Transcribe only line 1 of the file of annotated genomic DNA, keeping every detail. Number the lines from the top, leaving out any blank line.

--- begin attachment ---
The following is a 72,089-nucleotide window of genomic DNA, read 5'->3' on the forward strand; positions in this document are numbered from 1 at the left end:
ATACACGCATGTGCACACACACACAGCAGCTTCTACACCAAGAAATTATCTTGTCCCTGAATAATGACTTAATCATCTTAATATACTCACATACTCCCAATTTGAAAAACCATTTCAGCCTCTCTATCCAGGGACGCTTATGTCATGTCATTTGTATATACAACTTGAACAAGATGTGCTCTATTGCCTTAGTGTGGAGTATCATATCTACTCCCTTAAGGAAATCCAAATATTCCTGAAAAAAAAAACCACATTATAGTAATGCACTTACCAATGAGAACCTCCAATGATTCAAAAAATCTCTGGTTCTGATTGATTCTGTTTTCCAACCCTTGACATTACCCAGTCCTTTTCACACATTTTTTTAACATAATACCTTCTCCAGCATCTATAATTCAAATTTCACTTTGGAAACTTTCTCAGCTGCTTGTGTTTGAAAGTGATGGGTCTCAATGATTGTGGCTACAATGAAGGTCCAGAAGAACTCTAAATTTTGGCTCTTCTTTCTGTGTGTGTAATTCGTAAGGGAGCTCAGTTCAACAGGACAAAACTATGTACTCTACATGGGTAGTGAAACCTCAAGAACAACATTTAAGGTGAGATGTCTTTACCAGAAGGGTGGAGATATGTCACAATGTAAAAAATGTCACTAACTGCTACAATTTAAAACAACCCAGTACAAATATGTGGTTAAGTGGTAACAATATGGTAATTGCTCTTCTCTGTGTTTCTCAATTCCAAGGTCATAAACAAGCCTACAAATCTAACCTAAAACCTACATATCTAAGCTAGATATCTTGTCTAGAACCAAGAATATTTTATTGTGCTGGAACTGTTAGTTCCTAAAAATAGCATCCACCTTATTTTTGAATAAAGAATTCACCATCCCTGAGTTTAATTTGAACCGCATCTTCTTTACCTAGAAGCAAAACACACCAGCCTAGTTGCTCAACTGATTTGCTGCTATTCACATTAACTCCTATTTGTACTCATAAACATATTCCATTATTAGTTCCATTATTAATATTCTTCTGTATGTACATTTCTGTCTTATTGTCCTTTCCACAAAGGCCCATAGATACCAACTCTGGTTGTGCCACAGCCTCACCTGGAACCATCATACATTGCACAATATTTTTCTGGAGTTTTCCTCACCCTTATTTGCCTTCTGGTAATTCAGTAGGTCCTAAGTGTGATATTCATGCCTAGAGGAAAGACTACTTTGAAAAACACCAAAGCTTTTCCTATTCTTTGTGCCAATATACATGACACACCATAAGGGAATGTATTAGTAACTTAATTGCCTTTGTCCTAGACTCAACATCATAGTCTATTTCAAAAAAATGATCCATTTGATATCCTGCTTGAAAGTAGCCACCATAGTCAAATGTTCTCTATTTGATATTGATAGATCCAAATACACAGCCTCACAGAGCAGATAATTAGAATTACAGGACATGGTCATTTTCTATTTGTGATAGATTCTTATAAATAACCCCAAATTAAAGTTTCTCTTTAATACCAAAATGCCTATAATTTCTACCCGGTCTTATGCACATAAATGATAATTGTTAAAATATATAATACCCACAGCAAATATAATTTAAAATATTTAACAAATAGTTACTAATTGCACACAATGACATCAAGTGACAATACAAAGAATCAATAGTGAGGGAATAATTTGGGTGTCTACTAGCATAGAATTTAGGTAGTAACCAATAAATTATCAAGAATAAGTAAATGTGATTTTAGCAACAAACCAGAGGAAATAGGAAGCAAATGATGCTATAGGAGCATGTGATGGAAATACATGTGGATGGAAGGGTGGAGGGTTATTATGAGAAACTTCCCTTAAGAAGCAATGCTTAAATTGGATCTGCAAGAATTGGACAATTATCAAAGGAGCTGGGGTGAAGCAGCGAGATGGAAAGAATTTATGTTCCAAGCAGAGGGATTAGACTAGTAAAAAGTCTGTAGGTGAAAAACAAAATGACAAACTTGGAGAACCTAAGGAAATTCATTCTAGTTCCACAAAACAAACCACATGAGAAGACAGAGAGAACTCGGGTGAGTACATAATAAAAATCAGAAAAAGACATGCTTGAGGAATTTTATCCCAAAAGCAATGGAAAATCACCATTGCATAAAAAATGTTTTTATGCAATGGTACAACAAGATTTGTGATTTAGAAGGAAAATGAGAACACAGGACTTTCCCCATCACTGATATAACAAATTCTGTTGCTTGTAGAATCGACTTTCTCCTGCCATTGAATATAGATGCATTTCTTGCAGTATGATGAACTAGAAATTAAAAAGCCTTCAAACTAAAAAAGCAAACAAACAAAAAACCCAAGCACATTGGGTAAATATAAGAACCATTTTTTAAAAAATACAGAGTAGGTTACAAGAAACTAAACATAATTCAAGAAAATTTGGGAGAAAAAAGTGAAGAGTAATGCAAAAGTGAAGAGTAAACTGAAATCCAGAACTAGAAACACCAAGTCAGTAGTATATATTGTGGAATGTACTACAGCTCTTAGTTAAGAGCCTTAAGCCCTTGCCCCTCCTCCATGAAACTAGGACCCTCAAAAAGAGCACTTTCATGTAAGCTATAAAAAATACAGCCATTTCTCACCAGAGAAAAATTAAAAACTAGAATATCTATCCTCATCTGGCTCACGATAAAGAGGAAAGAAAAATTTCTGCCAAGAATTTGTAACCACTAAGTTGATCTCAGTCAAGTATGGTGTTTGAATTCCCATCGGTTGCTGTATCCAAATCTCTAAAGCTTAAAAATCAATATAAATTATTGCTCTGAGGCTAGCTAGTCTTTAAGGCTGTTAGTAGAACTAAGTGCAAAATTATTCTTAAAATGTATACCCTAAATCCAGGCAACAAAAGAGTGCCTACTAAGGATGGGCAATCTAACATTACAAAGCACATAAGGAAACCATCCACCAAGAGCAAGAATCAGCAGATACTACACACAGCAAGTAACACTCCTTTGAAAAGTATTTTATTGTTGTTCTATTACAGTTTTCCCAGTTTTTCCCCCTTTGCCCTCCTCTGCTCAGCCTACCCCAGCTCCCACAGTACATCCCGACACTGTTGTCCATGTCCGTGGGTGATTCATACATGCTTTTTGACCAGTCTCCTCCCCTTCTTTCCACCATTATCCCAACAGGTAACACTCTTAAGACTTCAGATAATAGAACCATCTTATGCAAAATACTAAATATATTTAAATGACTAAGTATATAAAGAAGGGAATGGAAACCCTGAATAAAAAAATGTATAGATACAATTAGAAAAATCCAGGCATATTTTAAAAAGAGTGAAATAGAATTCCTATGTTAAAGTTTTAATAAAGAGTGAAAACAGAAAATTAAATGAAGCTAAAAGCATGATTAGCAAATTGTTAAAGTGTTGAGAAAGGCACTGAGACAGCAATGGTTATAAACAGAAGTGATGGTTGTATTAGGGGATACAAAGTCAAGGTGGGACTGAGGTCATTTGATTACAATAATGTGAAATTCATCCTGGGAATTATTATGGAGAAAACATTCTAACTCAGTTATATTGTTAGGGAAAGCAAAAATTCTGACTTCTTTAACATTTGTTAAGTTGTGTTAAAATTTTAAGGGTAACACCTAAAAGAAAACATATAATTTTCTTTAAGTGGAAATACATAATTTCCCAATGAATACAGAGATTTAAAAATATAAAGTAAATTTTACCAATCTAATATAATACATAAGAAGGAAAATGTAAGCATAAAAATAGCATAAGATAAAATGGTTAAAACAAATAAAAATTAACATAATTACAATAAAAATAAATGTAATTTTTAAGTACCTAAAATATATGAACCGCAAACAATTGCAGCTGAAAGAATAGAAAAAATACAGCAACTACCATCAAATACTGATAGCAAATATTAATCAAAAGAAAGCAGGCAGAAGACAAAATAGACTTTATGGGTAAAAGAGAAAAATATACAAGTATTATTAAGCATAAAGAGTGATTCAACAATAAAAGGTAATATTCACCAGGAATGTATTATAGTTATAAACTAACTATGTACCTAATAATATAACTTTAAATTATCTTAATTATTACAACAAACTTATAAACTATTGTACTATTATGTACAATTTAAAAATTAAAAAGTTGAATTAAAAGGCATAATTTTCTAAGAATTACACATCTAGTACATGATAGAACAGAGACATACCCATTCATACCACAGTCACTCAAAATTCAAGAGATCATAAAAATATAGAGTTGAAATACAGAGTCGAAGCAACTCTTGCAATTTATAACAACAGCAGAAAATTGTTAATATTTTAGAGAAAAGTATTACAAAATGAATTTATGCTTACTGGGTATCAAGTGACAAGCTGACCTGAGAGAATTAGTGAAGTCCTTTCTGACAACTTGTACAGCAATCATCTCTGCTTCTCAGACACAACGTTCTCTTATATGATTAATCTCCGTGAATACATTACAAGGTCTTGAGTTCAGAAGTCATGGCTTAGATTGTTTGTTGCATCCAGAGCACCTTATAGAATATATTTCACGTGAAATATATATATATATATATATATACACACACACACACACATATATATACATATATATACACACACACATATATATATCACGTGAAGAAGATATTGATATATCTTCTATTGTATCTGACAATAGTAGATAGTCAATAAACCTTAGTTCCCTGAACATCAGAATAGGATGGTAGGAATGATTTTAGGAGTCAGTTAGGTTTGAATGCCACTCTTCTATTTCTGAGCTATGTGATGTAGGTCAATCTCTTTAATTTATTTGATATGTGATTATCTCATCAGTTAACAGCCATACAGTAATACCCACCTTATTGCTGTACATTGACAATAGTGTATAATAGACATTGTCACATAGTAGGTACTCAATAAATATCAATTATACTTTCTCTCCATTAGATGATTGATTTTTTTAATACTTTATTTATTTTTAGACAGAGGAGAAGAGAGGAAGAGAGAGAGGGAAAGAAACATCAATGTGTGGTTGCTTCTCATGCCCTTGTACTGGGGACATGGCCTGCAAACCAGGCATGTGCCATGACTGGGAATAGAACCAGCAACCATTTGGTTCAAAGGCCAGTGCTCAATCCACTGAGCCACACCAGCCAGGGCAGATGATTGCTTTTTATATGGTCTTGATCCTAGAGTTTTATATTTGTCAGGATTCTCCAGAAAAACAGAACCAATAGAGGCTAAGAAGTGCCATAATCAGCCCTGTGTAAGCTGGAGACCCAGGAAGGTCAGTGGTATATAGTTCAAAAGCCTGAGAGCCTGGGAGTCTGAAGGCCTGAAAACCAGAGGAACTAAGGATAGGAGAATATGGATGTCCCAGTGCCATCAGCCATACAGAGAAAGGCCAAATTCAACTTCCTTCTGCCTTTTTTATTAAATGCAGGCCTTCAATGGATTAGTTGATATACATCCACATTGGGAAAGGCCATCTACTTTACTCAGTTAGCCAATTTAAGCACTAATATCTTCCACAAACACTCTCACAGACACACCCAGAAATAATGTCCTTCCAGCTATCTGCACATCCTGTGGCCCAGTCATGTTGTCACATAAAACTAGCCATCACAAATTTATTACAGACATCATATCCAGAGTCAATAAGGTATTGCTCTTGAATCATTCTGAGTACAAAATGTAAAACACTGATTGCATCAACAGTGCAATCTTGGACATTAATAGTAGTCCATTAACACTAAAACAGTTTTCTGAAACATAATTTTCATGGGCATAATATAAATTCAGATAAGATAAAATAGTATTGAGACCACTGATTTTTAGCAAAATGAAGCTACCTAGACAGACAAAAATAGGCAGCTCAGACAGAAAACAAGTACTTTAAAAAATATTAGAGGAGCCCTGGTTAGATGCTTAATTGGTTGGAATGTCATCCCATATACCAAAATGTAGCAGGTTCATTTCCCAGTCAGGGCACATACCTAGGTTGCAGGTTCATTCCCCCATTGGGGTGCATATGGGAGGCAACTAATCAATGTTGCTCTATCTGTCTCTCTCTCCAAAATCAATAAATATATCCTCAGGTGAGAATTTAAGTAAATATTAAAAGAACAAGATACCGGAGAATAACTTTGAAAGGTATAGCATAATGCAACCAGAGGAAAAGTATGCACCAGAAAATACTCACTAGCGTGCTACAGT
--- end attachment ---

The following is a 72,089-nucleotide window of genomic DNA, read 5'->3' on the forward strand; positions in this document are numbered from 1 at the left end: